A short theory of relations
Introduction: This essay promotes core ideas of systemic thinking
in relation to other scientific disciplines such as
neurophenomenology, philosophy and communication theory,
laying out a path for a model of 'general interaction theories
It elaborates the idea, that everything we ever experience is
based on relations, and dives into some implications of that
understanding. The essay will equip the interested reader with
insights and a valuable framework for any contemporary interactional dynamics.
Original text was written in German. We apologize for any spelling mistakes, as we are still working on a proper translation.
"I live in a world of constant change.
Cause if there wouldn't be any change,
there wouldn't be any notion that there isn't."
To understand our world we need to understand phenomena, systems, organizational patterns and general principles of order. These form the base of everything that exists.
Our world, the world of appearances, can be divided into a multitude of different phenomena. All these phenomena are systemically organized and are subject to functional organizational patterns, or they form structural relationships within the framework of a material-physical organizational principle. An understanding of such structural relationships is the basis of every relationship theory, both for the relationships of the physical world and for sociodynamic, cultural, or individual, interpersonal relationships.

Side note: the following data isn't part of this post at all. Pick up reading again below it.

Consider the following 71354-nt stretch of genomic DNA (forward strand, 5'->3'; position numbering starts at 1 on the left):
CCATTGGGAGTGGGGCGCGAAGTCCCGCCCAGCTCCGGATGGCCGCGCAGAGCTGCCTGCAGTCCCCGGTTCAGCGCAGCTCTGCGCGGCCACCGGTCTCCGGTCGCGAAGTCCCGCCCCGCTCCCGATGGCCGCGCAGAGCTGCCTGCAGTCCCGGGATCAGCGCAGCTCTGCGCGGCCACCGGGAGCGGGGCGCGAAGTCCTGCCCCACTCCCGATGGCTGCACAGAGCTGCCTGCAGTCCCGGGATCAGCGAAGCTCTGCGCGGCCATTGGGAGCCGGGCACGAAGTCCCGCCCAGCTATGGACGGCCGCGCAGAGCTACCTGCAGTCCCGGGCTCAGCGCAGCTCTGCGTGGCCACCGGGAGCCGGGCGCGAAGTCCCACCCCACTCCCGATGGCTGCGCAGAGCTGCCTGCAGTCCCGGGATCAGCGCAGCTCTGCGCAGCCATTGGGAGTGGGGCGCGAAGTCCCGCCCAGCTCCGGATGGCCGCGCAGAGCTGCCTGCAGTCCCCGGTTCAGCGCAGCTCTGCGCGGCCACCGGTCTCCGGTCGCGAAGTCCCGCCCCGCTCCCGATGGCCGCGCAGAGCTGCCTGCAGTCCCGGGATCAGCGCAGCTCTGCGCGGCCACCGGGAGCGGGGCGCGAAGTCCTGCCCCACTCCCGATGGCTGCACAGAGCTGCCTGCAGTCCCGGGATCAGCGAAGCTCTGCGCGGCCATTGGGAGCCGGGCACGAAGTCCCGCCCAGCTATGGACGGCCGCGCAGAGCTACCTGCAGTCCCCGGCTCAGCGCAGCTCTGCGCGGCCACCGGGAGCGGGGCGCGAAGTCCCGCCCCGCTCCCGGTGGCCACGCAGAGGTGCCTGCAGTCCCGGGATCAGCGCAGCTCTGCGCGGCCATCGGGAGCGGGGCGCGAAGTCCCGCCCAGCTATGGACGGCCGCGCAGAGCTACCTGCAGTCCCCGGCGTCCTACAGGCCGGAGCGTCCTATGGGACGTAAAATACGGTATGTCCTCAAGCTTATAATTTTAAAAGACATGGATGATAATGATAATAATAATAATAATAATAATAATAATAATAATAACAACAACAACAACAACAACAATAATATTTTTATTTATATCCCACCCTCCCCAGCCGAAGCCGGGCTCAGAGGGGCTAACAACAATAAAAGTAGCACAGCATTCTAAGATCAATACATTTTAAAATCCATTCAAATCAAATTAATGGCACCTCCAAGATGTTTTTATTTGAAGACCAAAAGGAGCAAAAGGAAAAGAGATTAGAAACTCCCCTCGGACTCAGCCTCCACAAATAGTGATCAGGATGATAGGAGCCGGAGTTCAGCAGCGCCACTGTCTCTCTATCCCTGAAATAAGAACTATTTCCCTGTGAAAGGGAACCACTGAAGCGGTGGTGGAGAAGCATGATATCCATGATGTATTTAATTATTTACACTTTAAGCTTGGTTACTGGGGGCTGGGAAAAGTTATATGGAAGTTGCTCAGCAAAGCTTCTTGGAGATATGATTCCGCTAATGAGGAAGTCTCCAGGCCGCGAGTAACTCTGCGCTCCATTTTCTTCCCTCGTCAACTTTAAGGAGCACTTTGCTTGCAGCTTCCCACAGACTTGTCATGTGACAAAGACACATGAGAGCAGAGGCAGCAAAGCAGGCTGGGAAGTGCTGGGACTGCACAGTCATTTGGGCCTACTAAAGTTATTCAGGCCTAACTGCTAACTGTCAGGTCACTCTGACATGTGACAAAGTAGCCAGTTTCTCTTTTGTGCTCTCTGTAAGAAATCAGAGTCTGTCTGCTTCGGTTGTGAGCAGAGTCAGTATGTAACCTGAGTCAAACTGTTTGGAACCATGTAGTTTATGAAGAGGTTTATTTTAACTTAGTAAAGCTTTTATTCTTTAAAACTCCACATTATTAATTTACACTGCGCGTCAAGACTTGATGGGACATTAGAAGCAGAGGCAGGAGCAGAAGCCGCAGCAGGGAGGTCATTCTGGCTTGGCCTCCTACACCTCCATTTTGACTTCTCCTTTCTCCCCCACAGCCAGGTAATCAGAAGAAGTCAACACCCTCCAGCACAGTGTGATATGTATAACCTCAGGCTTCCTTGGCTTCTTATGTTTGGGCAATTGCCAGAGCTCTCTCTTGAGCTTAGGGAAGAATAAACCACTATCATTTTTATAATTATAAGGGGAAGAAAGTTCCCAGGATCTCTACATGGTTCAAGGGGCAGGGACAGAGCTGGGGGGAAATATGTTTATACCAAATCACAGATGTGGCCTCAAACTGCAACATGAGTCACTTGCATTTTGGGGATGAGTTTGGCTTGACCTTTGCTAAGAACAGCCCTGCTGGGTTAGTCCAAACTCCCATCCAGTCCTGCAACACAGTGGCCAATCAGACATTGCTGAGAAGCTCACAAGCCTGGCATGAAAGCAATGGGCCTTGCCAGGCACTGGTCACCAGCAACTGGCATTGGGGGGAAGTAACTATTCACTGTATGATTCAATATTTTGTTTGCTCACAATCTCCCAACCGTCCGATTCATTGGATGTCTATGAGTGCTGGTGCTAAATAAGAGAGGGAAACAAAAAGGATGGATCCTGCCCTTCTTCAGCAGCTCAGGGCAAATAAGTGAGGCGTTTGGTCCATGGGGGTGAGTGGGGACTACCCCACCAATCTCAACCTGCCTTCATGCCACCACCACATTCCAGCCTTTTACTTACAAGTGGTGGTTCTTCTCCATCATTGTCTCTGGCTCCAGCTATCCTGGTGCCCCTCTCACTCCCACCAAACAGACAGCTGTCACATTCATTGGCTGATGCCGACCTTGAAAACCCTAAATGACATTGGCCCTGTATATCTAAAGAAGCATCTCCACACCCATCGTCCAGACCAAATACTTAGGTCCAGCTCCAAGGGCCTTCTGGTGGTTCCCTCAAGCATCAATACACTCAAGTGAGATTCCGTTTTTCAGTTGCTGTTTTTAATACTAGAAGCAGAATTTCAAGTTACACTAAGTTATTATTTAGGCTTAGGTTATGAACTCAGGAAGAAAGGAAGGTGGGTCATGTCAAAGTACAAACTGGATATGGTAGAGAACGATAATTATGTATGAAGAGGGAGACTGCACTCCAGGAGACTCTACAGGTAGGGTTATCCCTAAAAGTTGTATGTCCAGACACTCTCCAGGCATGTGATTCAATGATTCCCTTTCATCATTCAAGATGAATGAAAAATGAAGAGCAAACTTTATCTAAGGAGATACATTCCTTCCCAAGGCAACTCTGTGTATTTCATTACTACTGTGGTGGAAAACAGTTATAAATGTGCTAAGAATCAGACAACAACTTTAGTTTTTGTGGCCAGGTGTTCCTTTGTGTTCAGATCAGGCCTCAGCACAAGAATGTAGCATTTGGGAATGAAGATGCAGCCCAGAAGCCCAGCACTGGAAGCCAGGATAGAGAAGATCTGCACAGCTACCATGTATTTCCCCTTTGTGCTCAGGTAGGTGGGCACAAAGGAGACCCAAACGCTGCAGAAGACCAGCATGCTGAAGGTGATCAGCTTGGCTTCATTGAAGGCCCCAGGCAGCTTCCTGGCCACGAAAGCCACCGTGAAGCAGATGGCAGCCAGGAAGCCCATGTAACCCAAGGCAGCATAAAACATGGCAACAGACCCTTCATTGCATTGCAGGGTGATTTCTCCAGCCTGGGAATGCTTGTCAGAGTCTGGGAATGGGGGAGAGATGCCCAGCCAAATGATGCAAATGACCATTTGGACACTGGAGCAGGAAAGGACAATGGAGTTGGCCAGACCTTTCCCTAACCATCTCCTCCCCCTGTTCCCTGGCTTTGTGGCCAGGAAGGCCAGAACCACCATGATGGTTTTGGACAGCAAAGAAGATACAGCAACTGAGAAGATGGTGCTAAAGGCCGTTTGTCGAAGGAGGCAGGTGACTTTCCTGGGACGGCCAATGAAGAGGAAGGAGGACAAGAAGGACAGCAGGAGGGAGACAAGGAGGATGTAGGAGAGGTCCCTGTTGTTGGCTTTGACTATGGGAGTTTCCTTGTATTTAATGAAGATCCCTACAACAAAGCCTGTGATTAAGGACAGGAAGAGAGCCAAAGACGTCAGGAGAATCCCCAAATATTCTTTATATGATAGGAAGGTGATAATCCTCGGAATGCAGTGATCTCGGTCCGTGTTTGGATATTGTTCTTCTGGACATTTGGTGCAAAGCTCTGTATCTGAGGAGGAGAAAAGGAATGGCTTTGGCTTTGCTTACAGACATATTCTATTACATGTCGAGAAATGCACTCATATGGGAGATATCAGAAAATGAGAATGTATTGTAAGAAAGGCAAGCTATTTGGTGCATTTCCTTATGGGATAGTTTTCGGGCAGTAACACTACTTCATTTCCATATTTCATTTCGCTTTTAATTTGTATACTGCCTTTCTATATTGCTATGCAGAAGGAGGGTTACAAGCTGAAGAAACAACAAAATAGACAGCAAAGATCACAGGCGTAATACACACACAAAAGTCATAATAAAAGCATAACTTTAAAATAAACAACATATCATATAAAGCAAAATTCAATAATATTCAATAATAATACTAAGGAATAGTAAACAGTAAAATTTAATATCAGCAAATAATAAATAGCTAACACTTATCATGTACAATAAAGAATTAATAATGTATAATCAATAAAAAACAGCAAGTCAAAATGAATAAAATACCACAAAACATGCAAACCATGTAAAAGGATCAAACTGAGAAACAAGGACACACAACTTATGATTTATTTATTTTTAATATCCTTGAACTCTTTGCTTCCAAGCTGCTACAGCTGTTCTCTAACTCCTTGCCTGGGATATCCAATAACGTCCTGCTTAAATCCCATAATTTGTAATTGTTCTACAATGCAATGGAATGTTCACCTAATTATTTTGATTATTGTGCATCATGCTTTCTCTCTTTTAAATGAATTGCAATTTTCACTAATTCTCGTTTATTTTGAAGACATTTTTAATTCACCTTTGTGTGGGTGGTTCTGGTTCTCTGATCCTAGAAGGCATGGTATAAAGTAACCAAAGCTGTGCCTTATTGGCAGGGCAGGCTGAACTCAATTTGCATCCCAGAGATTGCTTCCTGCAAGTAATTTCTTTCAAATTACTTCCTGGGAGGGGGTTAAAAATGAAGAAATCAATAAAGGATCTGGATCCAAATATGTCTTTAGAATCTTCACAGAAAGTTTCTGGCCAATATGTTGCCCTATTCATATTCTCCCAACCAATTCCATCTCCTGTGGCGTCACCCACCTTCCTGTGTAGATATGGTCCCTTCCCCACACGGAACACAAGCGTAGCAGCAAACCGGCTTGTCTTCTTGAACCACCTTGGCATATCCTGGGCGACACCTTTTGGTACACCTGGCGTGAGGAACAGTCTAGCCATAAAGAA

Organizational principles for networked relationships are constituted in the interplay of differentiation and demarcation, that is, from the emergence of incongruence tensions, as well as the antagonistic effect of their integration and the harmonious interplay of interdynamic forces. The delimitation of why something is 'something' at all is based on the different organizational patterns with regard to the relational connections within any organizational principle and beyond, i.e. in relation to another system or a different type of organizational unit.
The boundary at which an organizational principle ends or in other words at which a system forms a delimited unit and another 'pattern' begins, is always defined in an interplay with another organizational principle, an 'observing' unit. If one considers a person or several people as an observing unit, it becomes clear that a normatively defined classification of 'something' must always arise within a symbolic and socio-cultural human scope for experience and definition, as we as humans are born through language...